adj. crisp·er, crisp·est
1. Firm but easily broken or crumbled; brittle: crisp potato chips.
2. Pleasingly firm and fresh: crisp carrot and celery sticks.
a. Bracing; invigorating: crisp mountain air.
b. Lively; sprightly: music with a crisp rhythm.
4. Conspicuously clean or new: a crisp dollar bill.
5. Marked by clarity, conciseness, and briskness: a crisp reply.
6. Having small curls, waves, or ripples. Used of hair.
v. crisped, crisp·ing, crisps
To make or keep crisp.
To become or remain crisp.
1. Something crisp or easily crumbled: The roast was burned to a crisp.
2. A dessert of fruit baked with a sweet crumbly topping: apple crisp.
3. Chiefly British A potato chip.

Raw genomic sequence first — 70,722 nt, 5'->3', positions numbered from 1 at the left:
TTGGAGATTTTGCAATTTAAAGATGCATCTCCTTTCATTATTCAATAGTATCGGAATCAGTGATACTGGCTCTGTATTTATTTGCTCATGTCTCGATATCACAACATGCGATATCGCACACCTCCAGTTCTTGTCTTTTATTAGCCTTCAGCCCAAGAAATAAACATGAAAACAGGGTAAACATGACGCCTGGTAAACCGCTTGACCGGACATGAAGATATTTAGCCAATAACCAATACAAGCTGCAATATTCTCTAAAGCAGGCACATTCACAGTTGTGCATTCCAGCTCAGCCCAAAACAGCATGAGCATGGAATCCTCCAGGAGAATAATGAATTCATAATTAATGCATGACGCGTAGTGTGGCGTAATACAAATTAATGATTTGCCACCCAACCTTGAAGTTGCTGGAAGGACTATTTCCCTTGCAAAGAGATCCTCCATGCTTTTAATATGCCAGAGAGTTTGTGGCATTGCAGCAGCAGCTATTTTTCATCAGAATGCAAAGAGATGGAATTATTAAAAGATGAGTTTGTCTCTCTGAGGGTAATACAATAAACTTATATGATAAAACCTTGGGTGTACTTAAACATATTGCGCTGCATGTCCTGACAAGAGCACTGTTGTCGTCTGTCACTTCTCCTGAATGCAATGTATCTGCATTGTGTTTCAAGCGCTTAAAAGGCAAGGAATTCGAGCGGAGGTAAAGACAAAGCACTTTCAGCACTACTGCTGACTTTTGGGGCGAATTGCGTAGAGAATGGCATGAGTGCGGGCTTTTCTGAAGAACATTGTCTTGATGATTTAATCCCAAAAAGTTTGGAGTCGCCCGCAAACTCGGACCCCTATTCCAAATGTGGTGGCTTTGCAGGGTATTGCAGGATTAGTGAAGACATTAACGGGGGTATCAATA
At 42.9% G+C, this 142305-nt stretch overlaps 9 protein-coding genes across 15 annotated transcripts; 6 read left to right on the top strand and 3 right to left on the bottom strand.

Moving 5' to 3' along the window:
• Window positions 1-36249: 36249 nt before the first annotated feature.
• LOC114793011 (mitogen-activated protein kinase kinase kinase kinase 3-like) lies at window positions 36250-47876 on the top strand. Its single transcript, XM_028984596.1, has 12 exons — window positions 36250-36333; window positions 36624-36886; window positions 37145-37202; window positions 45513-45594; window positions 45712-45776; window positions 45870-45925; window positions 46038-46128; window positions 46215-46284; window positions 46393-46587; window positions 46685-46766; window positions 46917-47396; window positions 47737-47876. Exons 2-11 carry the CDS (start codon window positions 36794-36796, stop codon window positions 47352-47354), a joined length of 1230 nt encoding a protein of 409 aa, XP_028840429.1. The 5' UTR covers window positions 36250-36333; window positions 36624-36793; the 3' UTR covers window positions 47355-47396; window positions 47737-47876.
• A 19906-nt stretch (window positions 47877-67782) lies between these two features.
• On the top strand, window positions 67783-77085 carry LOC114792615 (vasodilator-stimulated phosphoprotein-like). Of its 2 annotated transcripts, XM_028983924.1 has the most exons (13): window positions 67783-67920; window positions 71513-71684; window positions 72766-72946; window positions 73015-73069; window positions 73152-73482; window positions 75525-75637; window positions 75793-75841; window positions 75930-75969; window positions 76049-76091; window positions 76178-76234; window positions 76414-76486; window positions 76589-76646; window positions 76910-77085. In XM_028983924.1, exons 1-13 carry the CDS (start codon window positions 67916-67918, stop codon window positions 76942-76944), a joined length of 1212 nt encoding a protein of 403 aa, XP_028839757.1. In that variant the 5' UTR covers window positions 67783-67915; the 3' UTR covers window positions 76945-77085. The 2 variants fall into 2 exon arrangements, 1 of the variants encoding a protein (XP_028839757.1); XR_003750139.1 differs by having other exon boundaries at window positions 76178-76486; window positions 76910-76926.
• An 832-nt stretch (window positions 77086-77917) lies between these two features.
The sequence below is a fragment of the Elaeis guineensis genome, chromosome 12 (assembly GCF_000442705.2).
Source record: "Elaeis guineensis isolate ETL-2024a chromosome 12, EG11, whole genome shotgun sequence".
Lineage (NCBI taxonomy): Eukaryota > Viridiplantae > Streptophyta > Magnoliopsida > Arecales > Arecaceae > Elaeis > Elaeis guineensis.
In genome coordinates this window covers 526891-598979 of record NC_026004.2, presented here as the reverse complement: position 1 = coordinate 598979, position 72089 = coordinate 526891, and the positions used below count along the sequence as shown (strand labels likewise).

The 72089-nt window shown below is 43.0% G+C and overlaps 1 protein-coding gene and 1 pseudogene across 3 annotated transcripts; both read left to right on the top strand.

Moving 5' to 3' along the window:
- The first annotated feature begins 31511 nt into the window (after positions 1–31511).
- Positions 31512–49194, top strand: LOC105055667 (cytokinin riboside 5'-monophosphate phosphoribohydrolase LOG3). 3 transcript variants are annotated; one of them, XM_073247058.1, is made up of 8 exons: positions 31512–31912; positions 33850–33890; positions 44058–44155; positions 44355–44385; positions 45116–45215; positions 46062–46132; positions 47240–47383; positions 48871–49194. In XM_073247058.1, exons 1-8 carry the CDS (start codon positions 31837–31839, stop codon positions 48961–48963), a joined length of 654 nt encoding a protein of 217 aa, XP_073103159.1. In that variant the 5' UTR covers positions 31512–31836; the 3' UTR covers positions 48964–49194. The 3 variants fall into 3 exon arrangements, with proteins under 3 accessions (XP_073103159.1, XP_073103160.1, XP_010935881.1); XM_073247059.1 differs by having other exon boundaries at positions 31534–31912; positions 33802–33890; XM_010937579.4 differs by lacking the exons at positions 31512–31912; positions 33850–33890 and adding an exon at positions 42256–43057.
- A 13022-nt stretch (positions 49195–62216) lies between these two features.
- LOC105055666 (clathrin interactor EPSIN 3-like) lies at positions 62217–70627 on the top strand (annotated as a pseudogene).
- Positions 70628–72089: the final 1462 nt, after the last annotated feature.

[Middle English, curly, from Old English, from Latin crispus; see sker-2 in the Appendix of Indo-European roots.]
The American Heritage® Dictionary of the English Language, Fifth Edition copyright ©2020 by Houghton Mifflin Harcourt Publishing Company. All rights reserved.
Indo-European & Semitic Roots Appendices
Thousands of entries in the dictionary include etymologies that trace their origins back to reconstructed proto-languages. You can obtain more information about these forms in our online appendices:
The Indo-European appendix covers nearly half of the Indo-European roots that have left their mark on English words. A more complete treatment of Indo-European roots and the English words derived from them is available in our Dictionary of Indo-European Roots.